04/23/2012 09:18 pm ET Updated Jun 23, 2012

When Politics Is Like a Bad Divorce

Having survived a scorched-earth divorce and after witnessing other divorces, it appears that bad divorces have an uncanny resemblance to the Republican and Democratic fighting. With the political season in full throttle, my stress level is increasing. I have a difficult time watching our political news unfold, as it reignites post-traumatic stress syndrome symptoms: anxiety, headaches, nightmares, irritability and a feeling like you don't have a future. When we experience a traumatic event that involves the threat of injury, loss or death or having experienced a natural disaster, our bodies are likely to react to other uncomfortable situations with similar stress. As I feel more uncomfortable, I have to ask, "When did politicians start acting like the worst of our exes?"

A Bad Divorce or Politics as Usual?

Straightforward Negotiations
The division of property and assets in a divorce are similar to the division of states and religious beliefs in our country; we expect separation. We may start out negotiating with the best of intentions and striving to find common ground, as there was a time when we were friends and coworkers. We seem to have forgotten the time when our children's needs were foremost and we came together during tragedy. Our private lives and our political structure have broken down and even simple negotiations for the common good, have become impossible. We are a country focusing on the small stuff and dismissing the more complex issues. We see family courts pushing a settlement regardless of the children's welfare and we witness politicians engaged in idiotic arguments that serve only to waste time. We should care if our children are safe, but instead insignificant details fabricated for distraction become paramount and the bigger picture is missed altogether.

Preliminary Settlement
An early settlement deal is always proposed and when it becomes diluted, it accomplishes less than what we need. When our opinions are discounted and we are treated with disdain regardless of the merit of the solution we are proposing, we become shut down. Once we compromise again and it is thrown in our face, we take a hard stand as a conservative, moderate Republican, harder-line Republican, Democrat or liberal Democrat. Demanding an identity only creates opposition and the settlement predictably goes awry. Attacking each other for not being liberal enough, too liberal or too conservative becomes the norm. This is politics, but it is also parenting. Differences in how we chose to govern our families or our country, drives us to a place where settlement is unavailable. Our politics and our relationships turn toxic.

Once the accusations begin, any inherent trust we had in each other is questioned and we claim failed economic policies and/or failed parenting choices. Fear, rumors, blame and distorted facts emerge. The situation becomes acrimonious; Private investigations, litigation, claims, subpoenas inflammatory and inaccurate allegations follow. We are witnesses to massed produced fears on a national stage and through a divided media. We all move into our respective corners clutching our dogmatic beliefs, secure in the knowledge that we are right and they are wrong. No matter what is presented at this point, it will not be heard, as our disdain is so high; we are completely polarized. Politicians treat each other as exes and we treat our ex's as politicians. We refuse to listen to reason and we are wedded to our rhetoric.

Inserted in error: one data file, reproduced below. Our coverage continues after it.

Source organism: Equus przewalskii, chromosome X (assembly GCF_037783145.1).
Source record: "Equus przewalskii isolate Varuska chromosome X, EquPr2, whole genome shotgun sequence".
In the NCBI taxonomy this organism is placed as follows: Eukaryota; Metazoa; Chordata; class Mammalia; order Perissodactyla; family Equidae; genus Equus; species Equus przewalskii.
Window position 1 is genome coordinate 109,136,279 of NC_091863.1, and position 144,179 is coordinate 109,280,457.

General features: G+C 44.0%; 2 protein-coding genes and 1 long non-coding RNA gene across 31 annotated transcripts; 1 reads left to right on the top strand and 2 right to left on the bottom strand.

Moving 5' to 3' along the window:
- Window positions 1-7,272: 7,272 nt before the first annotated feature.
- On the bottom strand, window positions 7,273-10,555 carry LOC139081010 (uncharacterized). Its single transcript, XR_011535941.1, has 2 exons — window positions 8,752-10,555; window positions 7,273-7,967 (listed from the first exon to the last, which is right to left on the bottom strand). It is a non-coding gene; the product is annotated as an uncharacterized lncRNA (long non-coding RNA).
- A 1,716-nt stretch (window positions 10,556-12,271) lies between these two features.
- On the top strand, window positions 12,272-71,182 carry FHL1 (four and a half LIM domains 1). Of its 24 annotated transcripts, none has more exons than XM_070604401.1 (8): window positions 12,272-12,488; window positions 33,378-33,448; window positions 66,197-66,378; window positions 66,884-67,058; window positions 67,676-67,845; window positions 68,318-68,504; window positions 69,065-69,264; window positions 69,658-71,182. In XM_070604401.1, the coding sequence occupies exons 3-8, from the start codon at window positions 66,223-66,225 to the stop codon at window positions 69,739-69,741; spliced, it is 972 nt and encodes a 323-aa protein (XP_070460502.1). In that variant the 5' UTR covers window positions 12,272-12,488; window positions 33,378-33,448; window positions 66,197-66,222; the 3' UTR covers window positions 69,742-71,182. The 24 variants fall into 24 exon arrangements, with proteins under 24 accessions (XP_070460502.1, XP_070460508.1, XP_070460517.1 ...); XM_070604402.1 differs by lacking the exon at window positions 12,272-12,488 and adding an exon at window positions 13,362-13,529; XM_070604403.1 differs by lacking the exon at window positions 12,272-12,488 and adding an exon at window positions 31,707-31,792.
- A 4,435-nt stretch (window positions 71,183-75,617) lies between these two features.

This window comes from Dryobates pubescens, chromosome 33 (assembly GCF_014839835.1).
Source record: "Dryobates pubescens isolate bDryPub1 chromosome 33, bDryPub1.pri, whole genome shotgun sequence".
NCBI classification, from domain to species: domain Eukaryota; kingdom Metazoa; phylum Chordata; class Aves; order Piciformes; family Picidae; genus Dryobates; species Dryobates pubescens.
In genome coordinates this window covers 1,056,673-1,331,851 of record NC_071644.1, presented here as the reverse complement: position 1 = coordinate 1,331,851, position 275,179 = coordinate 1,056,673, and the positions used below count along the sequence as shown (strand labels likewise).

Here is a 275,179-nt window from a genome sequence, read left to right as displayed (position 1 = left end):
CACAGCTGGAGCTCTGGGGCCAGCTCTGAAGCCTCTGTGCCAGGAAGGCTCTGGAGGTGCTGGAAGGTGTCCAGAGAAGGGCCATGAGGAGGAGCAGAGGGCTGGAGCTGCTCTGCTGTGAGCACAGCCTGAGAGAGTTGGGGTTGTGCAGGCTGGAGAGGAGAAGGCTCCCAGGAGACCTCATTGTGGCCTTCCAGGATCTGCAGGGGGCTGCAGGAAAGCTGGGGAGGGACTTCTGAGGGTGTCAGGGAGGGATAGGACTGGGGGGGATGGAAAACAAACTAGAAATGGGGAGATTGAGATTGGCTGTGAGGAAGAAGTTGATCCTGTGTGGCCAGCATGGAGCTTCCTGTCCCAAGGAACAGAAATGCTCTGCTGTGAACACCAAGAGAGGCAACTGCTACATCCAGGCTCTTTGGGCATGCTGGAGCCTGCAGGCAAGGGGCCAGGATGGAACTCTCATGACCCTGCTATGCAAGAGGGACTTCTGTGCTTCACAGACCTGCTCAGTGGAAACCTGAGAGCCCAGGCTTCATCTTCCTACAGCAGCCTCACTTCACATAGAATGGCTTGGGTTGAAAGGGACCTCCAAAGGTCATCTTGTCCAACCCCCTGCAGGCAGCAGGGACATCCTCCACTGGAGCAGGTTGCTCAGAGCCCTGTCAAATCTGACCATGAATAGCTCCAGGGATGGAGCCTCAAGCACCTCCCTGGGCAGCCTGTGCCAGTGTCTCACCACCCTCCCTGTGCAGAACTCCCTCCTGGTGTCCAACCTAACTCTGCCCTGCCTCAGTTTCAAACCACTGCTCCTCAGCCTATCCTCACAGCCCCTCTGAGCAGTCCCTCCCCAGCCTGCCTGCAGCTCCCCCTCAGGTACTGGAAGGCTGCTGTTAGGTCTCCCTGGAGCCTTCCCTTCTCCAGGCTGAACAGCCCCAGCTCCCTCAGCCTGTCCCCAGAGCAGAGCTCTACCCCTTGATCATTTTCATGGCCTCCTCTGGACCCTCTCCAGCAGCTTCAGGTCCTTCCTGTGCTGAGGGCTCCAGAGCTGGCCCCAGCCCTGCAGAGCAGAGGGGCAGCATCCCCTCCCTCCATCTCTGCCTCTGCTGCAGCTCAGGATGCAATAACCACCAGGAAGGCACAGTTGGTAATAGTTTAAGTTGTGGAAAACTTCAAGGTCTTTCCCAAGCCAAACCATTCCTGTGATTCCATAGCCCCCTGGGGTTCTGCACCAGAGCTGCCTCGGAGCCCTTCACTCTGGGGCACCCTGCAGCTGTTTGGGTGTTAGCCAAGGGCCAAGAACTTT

Facts vs. Beliefs
The stronger our beliefs are, the less open we become to any opinion that is not our own. When we learn to distrust facts, we begin to argue the scientific evidence. When we refuse to listen with an open mind and heart, we will never hear what is really being said. It is gratifying to be agreed with, but this should not be our soul objective. When beliefs are presented as facts in family court, the outcome fails those it was intended to protect and we become unable to trust our memories and ourselves. When our government is above questioning and engages in manipulation, we become followers who are led.

Finalized Settlement
When all related matters have been settled, and a resolution on the issues is agreed upon, we hope for closure and the ability to move forward. I have learned that people operate from the same two motivations: to fulfill their desires and to avoid suffering. Understanding this made sense of how people, even after coming to a settlement, will continue to hurt each other. The need to "set the record straight" or "have the last word" after the settlement will ultimately lead us back to the beginning of this destructive cycle. Watching the current political discourse, reminds me of my destructive divorce and I'm finding it impossible to watch the lies, the judgment and the demeaning attitudes that seem to be the norm. Politicians have the right to represent us; they don't have the right to act as our exes.

The halls of the Capitol and the corridors of family court are filled with volatile and hateful discourse. As long as we continue to ignore the common ground we share, refuse to compromise rationally and continue to serve only our best interests and not those of our family and communities, the more it will erode any possibility of political consensus, or family unity and peace.